John Bolton about the War in Ukraine: "Trump is in part responsible for this conflict"


PULS 24 Anchor Thomas Mohr talks to Former US-President Donald Trump’s National Security Adviser John Bolton about the war in Ukraine.

Thomas Mohr: Joining us now via Skype from Washington DC is John Bolton, former US-Ambassador to the United Nations and former National Security Advisor. Ambassador, thank you so much for joining our program.

John Bolton: Glad to be with you.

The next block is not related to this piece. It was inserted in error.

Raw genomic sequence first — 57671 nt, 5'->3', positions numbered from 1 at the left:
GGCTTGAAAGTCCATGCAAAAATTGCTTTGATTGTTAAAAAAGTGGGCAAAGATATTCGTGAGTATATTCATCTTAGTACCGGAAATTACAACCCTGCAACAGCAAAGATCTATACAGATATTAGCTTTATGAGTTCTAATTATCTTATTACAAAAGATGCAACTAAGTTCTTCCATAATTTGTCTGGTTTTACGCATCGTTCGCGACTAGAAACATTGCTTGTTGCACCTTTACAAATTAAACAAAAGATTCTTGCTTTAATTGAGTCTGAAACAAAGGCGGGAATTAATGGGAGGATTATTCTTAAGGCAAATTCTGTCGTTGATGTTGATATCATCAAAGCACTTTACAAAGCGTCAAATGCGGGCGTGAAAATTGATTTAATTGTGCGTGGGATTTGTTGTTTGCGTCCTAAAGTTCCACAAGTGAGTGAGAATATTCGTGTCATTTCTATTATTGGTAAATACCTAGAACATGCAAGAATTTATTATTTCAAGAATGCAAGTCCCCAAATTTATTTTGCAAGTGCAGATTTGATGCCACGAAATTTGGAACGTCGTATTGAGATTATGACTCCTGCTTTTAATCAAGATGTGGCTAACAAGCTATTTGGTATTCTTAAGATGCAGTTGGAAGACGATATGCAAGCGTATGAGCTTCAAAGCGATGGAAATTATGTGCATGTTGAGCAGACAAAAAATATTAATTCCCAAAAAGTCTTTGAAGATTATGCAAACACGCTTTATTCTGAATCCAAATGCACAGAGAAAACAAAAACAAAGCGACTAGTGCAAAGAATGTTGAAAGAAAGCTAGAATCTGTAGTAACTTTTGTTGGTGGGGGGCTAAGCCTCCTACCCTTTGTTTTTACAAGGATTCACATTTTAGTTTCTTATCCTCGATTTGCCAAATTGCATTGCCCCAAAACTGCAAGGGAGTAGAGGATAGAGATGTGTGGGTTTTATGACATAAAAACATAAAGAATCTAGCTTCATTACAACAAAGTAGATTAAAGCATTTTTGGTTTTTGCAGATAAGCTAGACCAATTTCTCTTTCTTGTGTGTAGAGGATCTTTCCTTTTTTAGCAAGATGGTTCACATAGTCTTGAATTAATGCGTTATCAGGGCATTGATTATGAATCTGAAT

Mohr: Let me start with your personal experience with Vladimir Putin. You first met the Russian President right after 9/11. So, you know him personally for about 20 years. Do you still feel like you KNOW him since he started this war last week?Bolton: Well, you know, there’s a lot of psychoanalyzing going about what’s causing his behavior, I always found Putin to be very cold blooded, very realistic, he used to follow his own train of thought, he told me on several occasions: You have your logic, we have our logic. I don’t see any reason to think he’s not still pursuing what he considers to be a rational policy. You know, you can follow a rational policy and still be wrong. And I think he made a number of mistakes in this conflict, underestimating what the response of the West would be, overestimating the performance of the Russian troops. But I’m not prepared to say he’s got mental problems at this stage. We may find out later.